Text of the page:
PPP loan amounts forgiven are considered canceled indebtedness; however, the canceled debt is not included in the calculation of a loan recipient’s (the debtor) gross income (i.e., the debt forgiveness is excluded from gross income).

Forgiveness does not cover interest paid on debt obligations other than interest payment on covered mortgages and it does not cover payment of principal of any indebtedness.

The amount forgiven may be adjusted if there has been a decrease in salaries or wages paid (determine employee-by-employee) that exceeds 25 percent of what the employee was paid in the most recent full quarter prior to the covered period. However, the description of an “employee” with respect to salary/wage reduction and loan forgiveness does not apply to employees that receive more than $100,000 on an annual basis. Thus, it may be possible for an employer to reduce the salary or wages of highly compensated individuals without being subject to a reduction in the amount of loan to be forgiven.

Loan forgiveness will also be reduced if a PPP loan recipient reduces its workforce or reduces the salary or wages of one or more employees without restoring the work force to the level of FTEs at February 15, 2020, by June 30, 2020, or restoring salaries or wages for affected employees (those that had salary/wages reduced) by June 30, 2020. The Act is silent as to whether employees that might separate from a PPP loan recipient between February 15 and June 30, 2020, would have to be rehired or if other individuals may be hired to restore an employer’s workforce.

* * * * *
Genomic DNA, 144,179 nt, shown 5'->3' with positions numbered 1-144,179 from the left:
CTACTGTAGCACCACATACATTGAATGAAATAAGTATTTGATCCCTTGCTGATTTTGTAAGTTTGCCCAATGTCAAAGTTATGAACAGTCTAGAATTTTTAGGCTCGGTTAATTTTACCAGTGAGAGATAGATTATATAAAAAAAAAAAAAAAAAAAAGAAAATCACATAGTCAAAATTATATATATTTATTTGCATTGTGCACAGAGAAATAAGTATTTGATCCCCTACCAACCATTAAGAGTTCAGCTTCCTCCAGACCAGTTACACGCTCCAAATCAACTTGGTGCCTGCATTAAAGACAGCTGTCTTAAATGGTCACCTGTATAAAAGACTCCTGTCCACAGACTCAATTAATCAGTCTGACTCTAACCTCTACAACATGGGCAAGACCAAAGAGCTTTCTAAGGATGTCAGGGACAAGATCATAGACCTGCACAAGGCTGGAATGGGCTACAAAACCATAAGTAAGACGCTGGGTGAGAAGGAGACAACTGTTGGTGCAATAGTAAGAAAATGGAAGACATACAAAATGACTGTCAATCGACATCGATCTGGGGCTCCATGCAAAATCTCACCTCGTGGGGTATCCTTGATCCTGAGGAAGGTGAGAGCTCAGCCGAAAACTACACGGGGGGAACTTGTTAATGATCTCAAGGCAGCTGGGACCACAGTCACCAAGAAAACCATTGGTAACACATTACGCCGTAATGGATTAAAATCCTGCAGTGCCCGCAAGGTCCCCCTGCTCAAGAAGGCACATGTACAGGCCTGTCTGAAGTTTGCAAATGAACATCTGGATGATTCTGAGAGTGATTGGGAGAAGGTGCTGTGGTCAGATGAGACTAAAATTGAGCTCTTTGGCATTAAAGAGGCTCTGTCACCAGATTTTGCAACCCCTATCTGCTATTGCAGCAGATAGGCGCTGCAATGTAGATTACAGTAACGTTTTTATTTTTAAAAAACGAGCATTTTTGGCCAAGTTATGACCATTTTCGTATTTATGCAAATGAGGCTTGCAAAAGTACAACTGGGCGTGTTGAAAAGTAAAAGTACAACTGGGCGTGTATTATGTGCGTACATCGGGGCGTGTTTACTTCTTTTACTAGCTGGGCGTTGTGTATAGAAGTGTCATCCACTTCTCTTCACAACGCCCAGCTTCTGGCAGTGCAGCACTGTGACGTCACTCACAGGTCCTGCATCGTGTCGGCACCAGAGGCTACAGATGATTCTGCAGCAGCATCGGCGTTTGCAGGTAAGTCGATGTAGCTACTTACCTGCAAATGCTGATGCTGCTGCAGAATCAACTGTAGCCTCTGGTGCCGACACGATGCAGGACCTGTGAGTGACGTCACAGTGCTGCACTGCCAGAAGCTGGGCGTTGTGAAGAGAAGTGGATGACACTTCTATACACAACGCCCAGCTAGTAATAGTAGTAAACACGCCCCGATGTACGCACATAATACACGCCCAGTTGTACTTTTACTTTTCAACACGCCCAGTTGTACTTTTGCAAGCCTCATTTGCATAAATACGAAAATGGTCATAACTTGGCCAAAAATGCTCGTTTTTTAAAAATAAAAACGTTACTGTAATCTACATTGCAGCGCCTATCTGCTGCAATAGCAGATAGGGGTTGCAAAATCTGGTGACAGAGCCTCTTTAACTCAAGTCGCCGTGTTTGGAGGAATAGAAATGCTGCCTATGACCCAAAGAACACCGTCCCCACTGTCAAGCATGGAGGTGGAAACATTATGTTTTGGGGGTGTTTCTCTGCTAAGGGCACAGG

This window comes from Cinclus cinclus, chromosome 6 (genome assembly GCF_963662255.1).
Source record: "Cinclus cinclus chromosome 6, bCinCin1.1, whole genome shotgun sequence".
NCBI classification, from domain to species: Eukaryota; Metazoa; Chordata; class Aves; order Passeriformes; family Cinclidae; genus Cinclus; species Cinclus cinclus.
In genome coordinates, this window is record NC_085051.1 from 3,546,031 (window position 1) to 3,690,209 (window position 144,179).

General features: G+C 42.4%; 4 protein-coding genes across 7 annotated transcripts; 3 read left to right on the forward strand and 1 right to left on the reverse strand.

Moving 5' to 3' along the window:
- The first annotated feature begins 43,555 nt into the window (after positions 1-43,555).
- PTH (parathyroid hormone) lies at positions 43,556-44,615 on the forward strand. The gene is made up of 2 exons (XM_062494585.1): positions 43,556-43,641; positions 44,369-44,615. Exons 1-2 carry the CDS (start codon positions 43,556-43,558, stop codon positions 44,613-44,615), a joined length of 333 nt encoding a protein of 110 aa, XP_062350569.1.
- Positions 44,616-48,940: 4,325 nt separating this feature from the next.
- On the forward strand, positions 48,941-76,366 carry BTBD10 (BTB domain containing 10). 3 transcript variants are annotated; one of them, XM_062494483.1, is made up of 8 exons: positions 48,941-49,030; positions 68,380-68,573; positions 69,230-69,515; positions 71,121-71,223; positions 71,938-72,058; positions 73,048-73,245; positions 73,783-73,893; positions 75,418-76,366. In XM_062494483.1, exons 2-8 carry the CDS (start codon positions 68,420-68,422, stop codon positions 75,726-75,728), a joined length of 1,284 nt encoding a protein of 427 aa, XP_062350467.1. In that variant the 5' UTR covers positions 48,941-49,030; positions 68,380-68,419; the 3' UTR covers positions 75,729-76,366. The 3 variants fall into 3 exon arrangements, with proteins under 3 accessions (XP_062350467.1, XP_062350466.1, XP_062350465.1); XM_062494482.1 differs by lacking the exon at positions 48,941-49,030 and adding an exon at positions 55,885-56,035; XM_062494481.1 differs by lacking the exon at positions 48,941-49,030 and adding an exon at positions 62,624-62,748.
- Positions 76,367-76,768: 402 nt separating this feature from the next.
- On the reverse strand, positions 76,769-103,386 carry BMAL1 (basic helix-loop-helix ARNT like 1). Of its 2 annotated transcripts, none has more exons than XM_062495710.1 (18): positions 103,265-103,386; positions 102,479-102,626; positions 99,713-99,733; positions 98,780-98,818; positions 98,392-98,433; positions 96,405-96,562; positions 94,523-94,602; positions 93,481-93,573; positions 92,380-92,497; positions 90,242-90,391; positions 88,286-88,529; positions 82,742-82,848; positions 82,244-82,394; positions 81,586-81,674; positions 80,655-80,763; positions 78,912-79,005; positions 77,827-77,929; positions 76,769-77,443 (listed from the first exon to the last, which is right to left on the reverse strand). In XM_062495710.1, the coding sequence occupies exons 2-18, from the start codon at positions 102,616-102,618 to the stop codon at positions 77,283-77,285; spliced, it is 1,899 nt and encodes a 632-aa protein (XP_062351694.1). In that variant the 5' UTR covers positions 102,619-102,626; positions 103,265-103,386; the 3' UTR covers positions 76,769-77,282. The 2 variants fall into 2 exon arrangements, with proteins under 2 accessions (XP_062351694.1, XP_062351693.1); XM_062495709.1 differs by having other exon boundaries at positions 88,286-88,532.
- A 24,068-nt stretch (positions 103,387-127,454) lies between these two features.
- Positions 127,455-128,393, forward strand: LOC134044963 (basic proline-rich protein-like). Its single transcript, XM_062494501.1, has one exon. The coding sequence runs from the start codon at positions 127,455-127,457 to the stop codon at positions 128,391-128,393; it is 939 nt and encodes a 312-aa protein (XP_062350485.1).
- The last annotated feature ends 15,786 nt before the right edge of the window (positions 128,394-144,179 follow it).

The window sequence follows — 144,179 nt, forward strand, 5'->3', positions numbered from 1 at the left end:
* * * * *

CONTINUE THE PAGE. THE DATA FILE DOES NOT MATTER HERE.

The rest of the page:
Further, the amount of loan to be forgiven cannot exceed the principal amount made available under the covered loan. Also, not more than 25 percent of the loan forgiveness may be for non-payroll expenses.

Forgiveness is not automatic – the loan recipient must make application for loan forgiveness and must supply supporting documentation as to payroll costs, mortgage payments, rent, or utilities to substantiate use of the loans proceeds. A lender has 60 days after receiving the loan forgiveness application to make a decision. Any remaining balance of the covered loan that is not forgiven will have a maximum maturity of 10 years from the date of the forgiveness application and the SBA will continue to guarantee the remaining loan balance.

If an employer receives a loan under the PPP and any amount of the loan is used for unauthorized purposes, the recipient will have to repay amounts improperly used. Further, if the recipient knowingly uses PPP loan funds for improper purposes, the recipient may be charged with fraud.

Loan funds to be distributed under the PPP will be on a first come, first serve basis. To benefit from this program, it is imperative that employers or others that might be eligible for the PPP funds submit applications forthwith. Also, keep in mind – there is only one bite at the apple. An employer or others that might be eligible may only get one PPP loan. Do not sell yourself short and low-ball your PPP loan application.

(There are numerous other criteria to understand about the Paycheck Protection Program. If you have any questions concerning this program, speak to an attorney prior to applying for the PPP loan or spending funds obtained through a PPP loan.)